Looking at potential homes to buy can be an exciting experience. First, you need to figure out what you can afford and how much of a mortgage you’ll need. Then, once you find a condominium that matches your financial and personal criteria, you’ll want to ensure that it’s well managed and in good physical, financial and legal condition.
There are significant distinctions between buying a new condominium and a previously owned, or resale, unit. This section highlights what you need to look for, whichever route you choose. It will also tell you how buying a condominium differs from purchasing a “fee simple” home and help you determine what you can afford and which experts to consult.
BUYING A NEW CONDOMINIUM
Developers often put new condominiums up for sale before their construction has been completed or even begun. You may be selecting your unit from a floor plan. This has advantages — you may be able to ask for changes — and risks — the as-built result may differ from the plan or what you had envisioned and the completion date could be later than promised.
When considering a new condominium, you should have a close look at your unit’s specifications and the building’s plan and other governing documents to ensure that your unit is acceptable and that you’re fully aware of regulations and the corporation’s budget.
You’ll want to find out from the developer what work must still be done on the project and check that your purchase agreement specifies a completion date and under what conditions the developer may change it. The developer should also be able to give you details about the property manager who will hold the key responsibility for the day-to-day running of the condominium.
For more information on what to look for when buying a new unit, see Tips for buying a new condominium.
When you buy a new condominium, be prepared to pay occupancy fees — sometimes called “phantom rent” — to the developer. Occupancy fees cover the period between the time you take occupancy of your unit and the time you take ownership of it (once the unit is registered).
BUYING A RESALE CONDOMINIUM
When you purchase a resale unit you have the advantage of seeing what you’re buying. It’s clear how much space you’ll have, what the layout is like and where the common elements are. But you’ll also want to find out about less obvious aspects, such as what steps have been taken to limit noise between units and how odours are controlled.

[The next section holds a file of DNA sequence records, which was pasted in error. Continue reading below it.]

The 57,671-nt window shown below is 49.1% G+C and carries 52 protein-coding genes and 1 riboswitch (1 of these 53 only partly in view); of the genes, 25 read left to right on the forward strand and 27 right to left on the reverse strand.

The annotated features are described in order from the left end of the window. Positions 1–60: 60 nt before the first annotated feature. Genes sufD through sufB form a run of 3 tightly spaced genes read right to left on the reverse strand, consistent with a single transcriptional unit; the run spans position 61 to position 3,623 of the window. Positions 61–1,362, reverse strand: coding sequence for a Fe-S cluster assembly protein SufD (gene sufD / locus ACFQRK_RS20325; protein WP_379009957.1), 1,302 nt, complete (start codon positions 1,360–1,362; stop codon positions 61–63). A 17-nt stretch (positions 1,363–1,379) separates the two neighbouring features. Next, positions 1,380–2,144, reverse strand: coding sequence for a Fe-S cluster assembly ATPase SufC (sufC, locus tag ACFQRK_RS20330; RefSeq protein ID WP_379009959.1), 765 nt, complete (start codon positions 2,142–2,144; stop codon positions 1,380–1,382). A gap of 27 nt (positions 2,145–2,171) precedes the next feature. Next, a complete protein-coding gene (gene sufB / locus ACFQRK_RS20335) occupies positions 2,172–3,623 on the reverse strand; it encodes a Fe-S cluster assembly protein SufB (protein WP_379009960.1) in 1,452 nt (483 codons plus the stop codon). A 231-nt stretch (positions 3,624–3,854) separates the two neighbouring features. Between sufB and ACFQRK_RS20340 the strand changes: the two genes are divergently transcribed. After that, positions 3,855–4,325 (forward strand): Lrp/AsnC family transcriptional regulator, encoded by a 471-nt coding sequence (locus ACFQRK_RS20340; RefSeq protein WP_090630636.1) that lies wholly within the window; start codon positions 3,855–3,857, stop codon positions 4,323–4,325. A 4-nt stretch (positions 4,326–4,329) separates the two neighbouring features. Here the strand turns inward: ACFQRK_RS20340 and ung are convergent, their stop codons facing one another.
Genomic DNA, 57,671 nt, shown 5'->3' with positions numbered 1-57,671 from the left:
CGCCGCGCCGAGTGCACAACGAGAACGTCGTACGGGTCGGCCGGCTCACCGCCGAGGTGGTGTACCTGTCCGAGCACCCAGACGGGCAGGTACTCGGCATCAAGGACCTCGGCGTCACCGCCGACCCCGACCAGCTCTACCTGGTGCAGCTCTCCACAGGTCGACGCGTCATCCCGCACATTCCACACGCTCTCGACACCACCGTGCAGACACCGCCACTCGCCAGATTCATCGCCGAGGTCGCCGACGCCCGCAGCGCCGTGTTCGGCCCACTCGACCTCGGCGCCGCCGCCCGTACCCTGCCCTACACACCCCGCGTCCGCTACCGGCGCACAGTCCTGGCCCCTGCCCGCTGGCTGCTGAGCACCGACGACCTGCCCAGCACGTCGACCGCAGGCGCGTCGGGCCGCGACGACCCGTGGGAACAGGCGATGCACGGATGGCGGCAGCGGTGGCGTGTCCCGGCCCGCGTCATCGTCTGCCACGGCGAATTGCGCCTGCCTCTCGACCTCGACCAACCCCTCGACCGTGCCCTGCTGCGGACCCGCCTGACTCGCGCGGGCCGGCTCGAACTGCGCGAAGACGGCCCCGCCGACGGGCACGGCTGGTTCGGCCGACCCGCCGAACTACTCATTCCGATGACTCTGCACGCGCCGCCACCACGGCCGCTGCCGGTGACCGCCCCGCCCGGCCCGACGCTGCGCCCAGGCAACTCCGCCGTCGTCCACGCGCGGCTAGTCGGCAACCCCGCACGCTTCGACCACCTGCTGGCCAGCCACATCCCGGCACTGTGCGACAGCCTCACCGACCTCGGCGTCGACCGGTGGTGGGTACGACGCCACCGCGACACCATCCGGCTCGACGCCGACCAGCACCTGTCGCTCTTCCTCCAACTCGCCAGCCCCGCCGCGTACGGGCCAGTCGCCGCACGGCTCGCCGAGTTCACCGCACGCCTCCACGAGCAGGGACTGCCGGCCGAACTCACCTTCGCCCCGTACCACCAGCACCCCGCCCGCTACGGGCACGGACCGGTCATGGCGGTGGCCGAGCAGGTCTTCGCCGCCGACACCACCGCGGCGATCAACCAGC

On the financial and legal side, you should review the corporation’s annual operating budget, financial statements and estoppel or status certificate. The estoppel or status certificate is a package of legal documents that may include the declaration, bylaws, rules and information about the corporation’s insurance, reserve fund, property management contract and any outstanding judgments. You may have to pay a fee to cover the corporation's costs of providing these documents, but it will be well worth it — so much so that you should make any offer to purchase conditional on a satisfactory review of these documents.
For more information on what to look for when buying a resale unit, see Tips for buying a resale condominium.
THE PROS AND CONS OF NEW VERSUS RESALE
When deciding whether to purchase a new or resale condominium, you’ll want to consider the advantages and disadvantages of both.
Some Pros of Buying a New Condominium:
- A lower purchase price (depending upon market conditions).
- A greater choice of locations within the building (if applicable).
- A broader range of options and/or upgrades.
- Less risk of having to undergo costly, noisy and intrusive repairs and renovations.
- New home warranty protection.
Some Cons of Buying a New Condominium:
- If construction has not been completed, you cannot “see” what you are buying and must rely on artist sketches and floor plans (which may change). Be sure to have the unit’s boundaries, location, finishes, materials, chattels, etc. clearly specified in the purchase agreement.
- Your initial deposit will be tied up for the duration of construction.
- Financial institutions may not give you a mortgage on an unregistered condominium.
- Construction of your unit may not be completed by the expected date.
- You may move into your unit while construction continues in others, which can be noisy and disruptive.
Some Pros of Buying a Resale Condominium:
- You get what you see.
- There are no lengthy waiting periods before you can move in unless provided for in the condition of sale.
- Deposits are often much lower for resale purchases and typically there is no GST/HST. In some exceptional situations the GST or federal portion of the HST applies.
- You can check out the condominium “community” in advance to see if the corporation is well run and the people who live in it are compatible with your needs and lifestyle.
- Older condominiums sometimes have larger units.
Some Cons of Buying a Resale Condominium:
- Fewer options with regard to choice of unit (within the building), decorating or upgrades.
- Older resale condominiums may require more maintenance and repair than new ones.
- The amenities that you may find desirable (for example, a workout room, whirlpool, security features) may not be available.
- Older resale units may not be as energy-efficient as newer units.
- Major repairs may be coming due that will require extra charges to the unit owners if the reserve fund is underfunded.